Learn about Steamboat’s community read and Sara Novic’s free livestream event with Bud Werner Library on Wednesday, March 13 at


Novel & Nonfiction
Two new narratives unravel realities in the West, bringing honest insight to the landscape and humans who inhabit America “beyond the hundredth meridian.”

Playing with (Wild)Fire
by Laura Pritchett

Multi-faceted and multi-award-winning Colorado author Laura Pritchett has written novels, nonfiction books, anthologies, newspaper columns and even a play. And so, it is not surprising that her next act is an eclectic and wholly engrossing compilation that she calls “experimental literature.” Told through prose, poetry, maps, graffiti, a glossary, lists, an obituary, a snarky grant application and an astrological reading (to mention just a few of her storytelling devices), Playing with (Wild)Fire is an intricately woven genius of plot and characters coexisting on a familiar Rocky Mountain landscape as a megafire burns through the nature and nerves of a rural community. 

The selfish inattention of a tourist’s campfire sparks the mountain’s long, agonizing blaze, but the tension that burns in the human heart of this novel is rooted in climate anxiety and neighborly perceptions. Layered among Pritchett’s insightful interactions are episodes of kindness and intolerance, grief and celebration, connection and loneliness, hope and despair, each helping accomplish precisely what a professor in the novel instructs her students to do: “tell the story truer than true.” 

This gripping tale is revealed artfully and playfully, and the honesty in Pritchett’s characters is both revelatory and highly relatable – particularly for anyone who resides on a mountain in the West. 

Laura Pritchett is a featured author at Steamboat Springs’ Literary Sojourn festival of authors on Saturday, Sept. 7.
Learn more at


True West: Myth and Mending on the Far Side of America by Betsy Gaines Quammen

Montana-based historian and author Betsy Gaines Quammen gives readers solid reasons to move past the Wild West tropes and peer deeper into a breadth of identities spawned by intense 21st century migration onto the rural spine of the Rockies. Quammen’s thoughtful and provocative new nonfiction book, True West, plunges into America’s excruciating divide with a distinctly Western focus on everything. She goes out in the mountains, grasslands and public lands to partake in uneasy conversations across the fence. Her observations are keen and open-hearted, and her sense of humor doesn’t waver.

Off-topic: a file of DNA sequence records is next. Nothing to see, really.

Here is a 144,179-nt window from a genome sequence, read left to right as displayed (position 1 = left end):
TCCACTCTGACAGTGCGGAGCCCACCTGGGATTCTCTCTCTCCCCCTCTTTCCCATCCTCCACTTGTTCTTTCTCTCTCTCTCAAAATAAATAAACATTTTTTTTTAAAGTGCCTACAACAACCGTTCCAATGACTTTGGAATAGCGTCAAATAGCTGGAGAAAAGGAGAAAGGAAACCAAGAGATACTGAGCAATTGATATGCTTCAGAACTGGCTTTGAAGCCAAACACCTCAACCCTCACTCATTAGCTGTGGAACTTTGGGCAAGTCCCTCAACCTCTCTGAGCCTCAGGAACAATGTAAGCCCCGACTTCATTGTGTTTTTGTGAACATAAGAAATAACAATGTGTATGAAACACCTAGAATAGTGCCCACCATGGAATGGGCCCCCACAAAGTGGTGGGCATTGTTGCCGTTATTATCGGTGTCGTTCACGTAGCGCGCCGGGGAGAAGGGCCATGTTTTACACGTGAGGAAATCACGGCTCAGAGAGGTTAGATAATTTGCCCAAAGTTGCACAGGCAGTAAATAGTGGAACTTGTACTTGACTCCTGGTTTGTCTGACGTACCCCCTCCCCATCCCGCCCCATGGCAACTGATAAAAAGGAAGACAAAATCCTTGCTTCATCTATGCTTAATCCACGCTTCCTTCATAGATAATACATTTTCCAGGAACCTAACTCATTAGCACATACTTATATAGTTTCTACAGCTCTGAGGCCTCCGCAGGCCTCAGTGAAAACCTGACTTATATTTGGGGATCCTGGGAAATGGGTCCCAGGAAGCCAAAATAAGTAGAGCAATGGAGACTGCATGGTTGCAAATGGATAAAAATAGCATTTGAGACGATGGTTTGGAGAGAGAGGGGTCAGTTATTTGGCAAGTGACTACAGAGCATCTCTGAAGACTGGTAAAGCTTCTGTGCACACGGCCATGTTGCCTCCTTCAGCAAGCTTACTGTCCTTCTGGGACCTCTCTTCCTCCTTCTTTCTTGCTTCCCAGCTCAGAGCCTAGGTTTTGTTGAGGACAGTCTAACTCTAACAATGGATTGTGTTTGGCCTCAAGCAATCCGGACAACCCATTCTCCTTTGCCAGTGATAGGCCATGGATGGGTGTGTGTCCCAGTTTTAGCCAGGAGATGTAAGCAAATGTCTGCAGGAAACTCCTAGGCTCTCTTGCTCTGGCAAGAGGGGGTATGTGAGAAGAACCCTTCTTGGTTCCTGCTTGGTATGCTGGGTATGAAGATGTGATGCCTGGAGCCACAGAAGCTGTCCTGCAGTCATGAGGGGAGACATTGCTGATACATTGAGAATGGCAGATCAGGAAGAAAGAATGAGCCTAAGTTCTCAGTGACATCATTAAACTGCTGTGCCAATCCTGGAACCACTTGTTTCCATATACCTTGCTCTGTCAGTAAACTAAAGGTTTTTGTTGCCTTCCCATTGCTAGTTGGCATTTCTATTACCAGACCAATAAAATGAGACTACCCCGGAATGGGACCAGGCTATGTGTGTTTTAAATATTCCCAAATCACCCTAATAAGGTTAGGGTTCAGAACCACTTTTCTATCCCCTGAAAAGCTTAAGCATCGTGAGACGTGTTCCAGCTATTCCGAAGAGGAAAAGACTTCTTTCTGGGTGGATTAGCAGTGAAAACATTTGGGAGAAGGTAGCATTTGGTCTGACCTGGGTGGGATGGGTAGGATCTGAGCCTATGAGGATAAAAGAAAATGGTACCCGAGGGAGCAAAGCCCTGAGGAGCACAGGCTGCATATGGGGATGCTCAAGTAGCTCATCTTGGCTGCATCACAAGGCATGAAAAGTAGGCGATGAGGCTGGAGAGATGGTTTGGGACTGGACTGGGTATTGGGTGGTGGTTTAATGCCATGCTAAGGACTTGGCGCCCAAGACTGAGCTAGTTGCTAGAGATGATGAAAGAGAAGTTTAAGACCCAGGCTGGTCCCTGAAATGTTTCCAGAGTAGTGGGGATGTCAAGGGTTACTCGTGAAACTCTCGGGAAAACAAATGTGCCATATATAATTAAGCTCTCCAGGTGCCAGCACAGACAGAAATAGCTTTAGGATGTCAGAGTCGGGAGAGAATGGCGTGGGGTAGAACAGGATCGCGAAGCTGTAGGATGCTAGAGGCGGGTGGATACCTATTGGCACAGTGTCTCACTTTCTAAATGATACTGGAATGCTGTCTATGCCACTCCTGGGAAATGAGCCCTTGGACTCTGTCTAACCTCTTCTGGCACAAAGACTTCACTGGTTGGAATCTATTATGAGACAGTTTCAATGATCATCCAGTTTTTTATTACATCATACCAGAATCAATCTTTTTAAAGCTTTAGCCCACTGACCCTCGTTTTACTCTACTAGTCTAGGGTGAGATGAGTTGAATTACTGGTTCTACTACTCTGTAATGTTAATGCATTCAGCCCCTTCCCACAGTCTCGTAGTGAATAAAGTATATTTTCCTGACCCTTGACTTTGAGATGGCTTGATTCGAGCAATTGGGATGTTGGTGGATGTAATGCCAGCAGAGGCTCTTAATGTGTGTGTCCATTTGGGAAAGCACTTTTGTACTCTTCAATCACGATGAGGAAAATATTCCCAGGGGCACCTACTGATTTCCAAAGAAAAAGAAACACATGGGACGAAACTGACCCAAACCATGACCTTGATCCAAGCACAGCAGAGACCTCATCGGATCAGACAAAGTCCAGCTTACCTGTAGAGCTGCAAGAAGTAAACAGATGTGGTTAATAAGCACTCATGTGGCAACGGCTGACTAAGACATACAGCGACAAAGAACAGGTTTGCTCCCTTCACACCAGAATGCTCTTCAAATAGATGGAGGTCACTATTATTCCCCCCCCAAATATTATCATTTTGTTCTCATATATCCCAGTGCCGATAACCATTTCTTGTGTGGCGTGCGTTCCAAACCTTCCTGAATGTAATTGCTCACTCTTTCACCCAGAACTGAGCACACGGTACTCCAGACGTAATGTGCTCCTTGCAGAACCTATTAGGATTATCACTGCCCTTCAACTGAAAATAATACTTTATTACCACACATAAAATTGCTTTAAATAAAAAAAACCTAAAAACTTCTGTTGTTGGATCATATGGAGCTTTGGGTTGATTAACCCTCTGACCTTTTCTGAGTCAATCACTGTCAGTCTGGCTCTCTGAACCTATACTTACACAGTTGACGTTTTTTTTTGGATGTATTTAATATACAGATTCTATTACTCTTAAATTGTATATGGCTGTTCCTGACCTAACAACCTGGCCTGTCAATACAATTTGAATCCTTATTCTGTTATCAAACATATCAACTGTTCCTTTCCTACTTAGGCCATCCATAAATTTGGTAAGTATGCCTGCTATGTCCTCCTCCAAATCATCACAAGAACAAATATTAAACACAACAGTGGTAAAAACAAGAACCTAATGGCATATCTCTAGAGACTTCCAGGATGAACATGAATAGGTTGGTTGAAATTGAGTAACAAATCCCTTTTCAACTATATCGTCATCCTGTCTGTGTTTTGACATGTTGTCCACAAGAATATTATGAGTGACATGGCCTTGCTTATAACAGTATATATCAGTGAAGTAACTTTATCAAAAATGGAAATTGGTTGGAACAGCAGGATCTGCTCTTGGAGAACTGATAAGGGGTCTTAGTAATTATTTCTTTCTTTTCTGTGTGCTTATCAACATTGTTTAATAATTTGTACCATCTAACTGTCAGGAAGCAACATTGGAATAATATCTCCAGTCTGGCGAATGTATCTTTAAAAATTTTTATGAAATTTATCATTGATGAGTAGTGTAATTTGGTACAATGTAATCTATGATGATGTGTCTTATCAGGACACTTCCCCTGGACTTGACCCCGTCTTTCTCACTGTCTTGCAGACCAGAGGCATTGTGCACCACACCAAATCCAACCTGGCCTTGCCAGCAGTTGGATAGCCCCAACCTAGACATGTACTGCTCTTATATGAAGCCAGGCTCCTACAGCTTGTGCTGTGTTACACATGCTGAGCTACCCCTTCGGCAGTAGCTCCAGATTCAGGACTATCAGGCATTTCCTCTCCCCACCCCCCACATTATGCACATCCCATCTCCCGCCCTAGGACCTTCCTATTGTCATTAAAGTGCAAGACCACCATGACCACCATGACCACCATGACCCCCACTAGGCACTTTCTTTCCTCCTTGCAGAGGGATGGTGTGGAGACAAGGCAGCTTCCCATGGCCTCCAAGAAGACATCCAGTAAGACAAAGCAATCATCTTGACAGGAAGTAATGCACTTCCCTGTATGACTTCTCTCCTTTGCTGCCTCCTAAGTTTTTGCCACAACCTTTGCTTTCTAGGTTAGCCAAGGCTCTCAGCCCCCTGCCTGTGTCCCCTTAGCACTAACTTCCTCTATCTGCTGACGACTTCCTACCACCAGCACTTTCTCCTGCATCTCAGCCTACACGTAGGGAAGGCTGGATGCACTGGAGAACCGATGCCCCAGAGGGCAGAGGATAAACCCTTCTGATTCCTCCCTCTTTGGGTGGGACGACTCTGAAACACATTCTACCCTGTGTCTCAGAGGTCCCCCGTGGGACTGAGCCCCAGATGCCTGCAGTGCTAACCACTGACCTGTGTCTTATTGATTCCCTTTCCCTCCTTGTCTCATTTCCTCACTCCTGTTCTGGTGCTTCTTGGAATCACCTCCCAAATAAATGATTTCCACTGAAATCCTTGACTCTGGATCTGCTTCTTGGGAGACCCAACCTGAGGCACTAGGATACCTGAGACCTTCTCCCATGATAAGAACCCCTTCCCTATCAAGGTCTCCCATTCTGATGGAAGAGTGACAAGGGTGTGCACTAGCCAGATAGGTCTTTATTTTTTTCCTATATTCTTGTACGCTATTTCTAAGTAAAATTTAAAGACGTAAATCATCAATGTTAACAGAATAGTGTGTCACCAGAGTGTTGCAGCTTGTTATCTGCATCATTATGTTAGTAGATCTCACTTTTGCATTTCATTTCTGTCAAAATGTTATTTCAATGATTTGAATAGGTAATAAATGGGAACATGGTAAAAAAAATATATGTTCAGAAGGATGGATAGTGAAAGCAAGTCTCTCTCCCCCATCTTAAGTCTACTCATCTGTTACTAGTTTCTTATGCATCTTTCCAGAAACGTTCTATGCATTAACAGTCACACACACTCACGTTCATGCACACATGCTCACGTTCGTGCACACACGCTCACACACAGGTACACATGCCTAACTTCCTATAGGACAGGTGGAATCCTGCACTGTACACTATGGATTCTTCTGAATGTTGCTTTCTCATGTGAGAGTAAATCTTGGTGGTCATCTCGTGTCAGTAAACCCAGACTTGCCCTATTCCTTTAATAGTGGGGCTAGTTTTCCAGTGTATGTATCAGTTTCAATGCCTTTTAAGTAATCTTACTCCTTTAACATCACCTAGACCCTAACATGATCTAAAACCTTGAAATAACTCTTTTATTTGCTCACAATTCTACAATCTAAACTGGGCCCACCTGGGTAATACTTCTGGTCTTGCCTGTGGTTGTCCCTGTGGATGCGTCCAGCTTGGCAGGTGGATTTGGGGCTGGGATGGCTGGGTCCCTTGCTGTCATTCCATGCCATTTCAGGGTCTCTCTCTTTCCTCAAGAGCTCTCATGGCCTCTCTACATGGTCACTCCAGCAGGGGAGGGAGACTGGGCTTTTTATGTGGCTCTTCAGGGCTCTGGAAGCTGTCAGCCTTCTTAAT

Quammen is undeterred by discomfort, whether she’s circling someone’s conspiracy-fueled extremism or brutal truths about the structural integrity of resort community fairy tales. She doesn’t shy away from wolves, water, science, government-managed lands, guns, conspiracy theories or alt-right extremists. For locals in the Yampa Valley who continue to publicly consider the Yellowstone Club model is a great idea for Stagecoach, I recommend going straight to Chapter 7, “Donkeys to Jackasses,” for some history and lived perspective. 

In the end, Quammen demonstrates how we must hash out a truth together and mend misconceptions, so fanatics don’t rule the conversation: “I talked with a conservative man in a very rural corner of the West who told me that if he had never met me, he’d have been scared of me. Fear comes from the unknown. It’s time to get to know our neighbors,” she writes. “Politicians who ask Americans to hate one another based on our politics do not have our best interests at heart.”

Betsy Gaines Quammen visits Steamboat Springs for a talk about True West on Tuesday, Feb. 13 at Bud Werner Library.